Hi Jackie, that is terrible that you have to stay clear of modern everyday products. That would be so hard. I could easily be a pioneer. No cell phones, no internet, I loved the show “Little House on The Praire”. It’s too bad there are so many bad chemicals you have to stay clear of. I do love my washer and dryer though! LOL! Stay safe, Linda
Actually the washer does not bother me. My husband does the laundry. But I just love the way the clothes feel and smell when they are hung out to dry. I especially love it when it rains on them because they become so soft and are so comfy when you wear the clothes or sleep on the sheets or use the Washrags and towels.
Hi Jackie, oh my gosh, the rain on the sheets!! I did not know that softened them! Love it, Linda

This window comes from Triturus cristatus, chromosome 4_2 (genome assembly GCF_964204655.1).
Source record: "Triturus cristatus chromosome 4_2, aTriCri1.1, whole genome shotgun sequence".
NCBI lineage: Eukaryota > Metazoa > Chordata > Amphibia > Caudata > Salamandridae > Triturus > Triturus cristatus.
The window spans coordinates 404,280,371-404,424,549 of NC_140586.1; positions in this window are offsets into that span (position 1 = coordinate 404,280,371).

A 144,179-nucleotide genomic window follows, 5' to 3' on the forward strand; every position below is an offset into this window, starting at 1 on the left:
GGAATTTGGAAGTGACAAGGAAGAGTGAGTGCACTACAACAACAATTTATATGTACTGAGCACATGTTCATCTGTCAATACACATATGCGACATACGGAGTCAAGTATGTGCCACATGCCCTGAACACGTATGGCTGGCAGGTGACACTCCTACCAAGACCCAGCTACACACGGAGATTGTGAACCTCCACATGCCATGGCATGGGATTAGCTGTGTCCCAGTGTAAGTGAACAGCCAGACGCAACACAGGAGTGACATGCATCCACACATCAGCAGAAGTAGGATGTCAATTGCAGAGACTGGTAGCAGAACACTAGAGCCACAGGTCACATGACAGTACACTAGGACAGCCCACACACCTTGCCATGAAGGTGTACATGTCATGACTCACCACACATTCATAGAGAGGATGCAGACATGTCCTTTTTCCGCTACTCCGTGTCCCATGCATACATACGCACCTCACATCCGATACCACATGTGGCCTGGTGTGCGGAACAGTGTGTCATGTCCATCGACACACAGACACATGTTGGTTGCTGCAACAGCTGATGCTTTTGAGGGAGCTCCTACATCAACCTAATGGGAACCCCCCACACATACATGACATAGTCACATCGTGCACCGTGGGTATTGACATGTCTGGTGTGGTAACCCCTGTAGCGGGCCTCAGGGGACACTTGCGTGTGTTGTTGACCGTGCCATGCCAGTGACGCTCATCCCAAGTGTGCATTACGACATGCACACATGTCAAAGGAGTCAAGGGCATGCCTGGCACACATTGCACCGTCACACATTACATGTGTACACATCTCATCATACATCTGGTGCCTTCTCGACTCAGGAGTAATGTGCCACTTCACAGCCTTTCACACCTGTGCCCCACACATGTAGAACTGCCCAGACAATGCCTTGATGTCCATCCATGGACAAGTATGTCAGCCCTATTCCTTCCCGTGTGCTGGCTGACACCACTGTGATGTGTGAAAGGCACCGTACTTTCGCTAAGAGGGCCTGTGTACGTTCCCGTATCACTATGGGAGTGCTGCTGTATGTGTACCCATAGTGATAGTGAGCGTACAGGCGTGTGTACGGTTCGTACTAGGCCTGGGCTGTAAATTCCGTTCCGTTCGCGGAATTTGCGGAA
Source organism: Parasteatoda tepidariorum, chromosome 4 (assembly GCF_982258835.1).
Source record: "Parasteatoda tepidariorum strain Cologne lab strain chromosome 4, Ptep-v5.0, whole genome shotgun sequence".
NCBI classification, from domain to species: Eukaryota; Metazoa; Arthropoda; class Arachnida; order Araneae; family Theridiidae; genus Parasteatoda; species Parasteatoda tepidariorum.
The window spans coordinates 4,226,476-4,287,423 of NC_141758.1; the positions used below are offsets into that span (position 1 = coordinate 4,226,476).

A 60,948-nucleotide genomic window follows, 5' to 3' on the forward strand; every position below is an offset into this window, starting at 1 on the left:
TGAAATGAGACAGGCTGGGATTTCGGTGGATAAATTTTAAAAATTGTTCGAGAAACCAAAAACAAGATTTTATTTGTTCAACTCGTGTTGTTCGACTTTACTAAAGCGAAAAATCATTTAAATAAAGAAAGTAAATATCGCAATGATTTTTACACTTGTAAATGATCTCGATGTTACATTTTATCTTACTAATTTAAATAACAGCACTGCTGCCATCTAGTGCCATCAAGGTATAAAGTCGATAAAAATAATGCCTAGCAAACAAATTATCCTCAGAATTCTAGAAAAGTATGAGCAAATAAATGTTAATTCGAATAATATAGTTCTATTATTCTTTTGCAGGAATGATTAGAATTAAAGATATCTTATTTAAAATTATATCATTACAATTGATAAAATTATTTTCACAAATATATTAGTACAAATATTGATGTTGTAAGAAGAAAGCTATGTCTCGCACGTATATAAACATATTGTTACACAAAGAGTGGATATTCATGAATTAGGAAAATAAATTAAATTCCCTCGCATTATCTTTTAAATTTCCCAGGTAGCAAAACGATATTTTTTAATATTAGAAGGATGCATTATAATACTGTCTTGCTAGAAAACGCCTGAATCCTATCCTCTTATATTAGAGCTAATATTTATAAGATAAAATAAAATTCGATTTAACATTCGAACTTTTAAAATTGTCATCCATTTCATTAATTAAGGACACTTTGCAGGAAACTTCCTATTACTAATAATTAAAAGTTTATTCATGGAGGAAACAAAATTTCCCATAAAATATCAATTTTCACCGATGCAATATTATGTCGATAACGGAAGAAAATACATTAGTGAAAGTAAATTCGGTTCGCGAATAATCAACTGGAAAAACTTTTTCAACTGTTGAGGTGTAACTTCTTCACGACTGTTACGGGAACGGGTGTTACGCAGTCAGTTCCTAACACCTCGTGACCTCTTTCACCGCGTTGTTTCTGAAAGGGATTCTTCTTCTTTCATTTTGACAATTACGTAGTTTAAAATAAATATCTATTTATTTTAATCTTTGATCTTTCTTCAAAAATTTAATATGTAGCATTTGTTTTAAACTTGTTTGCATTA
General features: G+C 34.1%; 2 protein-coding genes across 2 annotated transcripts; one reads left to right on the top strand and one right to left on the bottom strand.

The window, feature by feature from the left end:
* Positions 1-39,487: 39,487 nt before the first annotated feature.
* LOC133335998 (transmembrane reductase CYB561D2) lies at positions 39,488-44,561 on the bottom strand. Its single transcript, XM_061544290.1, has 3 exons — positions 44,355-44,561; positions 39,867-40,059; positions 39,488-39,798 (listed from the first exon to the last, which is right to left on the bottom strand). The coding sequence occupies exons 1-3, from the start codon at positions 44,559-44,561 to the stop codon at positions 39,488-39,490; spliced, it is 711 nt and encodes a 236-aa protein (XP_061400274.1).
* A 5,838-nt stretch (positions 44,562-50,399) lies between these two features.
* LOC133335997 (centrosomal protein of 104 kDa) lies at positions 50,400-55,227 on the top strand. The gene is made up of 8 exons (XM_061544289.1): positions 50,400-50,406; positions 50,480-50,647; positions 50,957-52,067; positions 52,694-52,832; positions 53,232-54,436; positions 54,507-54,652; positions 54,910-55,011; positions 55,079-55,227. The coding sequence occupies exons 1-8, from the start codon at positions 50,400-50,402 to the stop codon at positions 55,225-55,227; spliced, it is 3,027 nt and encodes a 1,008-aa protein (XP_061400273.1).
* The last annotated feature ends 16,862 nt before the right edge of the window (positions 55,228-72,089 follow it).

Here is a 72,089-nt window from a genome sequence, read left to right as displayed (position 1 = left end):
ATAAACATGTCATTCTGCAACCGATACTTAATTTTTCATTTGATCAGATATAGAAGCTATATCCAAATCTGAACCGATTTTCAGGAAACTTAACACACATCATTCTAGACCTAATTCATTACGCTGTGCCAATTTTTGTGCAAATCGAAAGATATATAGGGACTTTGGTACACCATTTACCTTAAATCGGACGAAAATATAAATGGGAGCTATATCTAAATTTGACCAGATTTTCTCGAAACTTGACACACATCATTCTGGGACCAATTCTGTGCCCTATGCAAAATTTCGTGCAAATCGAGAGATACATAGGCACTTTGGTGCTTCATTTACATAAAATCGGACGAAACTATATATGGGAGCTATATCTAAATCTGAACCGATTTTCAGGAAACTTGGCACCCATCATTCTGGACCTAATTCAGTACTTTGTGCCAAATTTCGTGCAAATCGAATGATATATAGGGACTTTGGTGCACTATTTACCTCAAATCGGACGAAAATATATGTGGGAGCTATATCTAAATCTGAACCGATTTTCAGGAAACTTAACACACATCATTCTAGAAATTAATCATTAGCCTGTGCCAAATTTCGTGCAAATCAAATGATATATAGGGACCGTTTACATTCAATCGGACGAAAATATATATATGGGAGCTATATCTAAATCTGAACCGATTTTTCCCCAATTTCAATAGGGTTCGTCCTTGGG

Great post Linda! Although I no longer eat these things (for health reasons) I still keep them in stock as well as keep adding once I get down to an uncomfortable level. I started using them to put in a “meal in a jar” but in vacuumed sealed bags as gifts to friends and family members this past year as birthday and Christmas presents. I have found this a great way to help friends and family members within the past year and a half without them ever knowing that I’m a prepper. I would love to give your friendship bean soup as gifts (with your permission), but I am curious about how to advise the not-so-much-cooks how to cook it in the crockpot, any suggestions? Sorry to ask but I have found that most of the recipients are more likely to use my “meal in a bag” gifts if I include crockpot/instant pot directions since most of them are elderly or very busy mothers/fathers. Thanks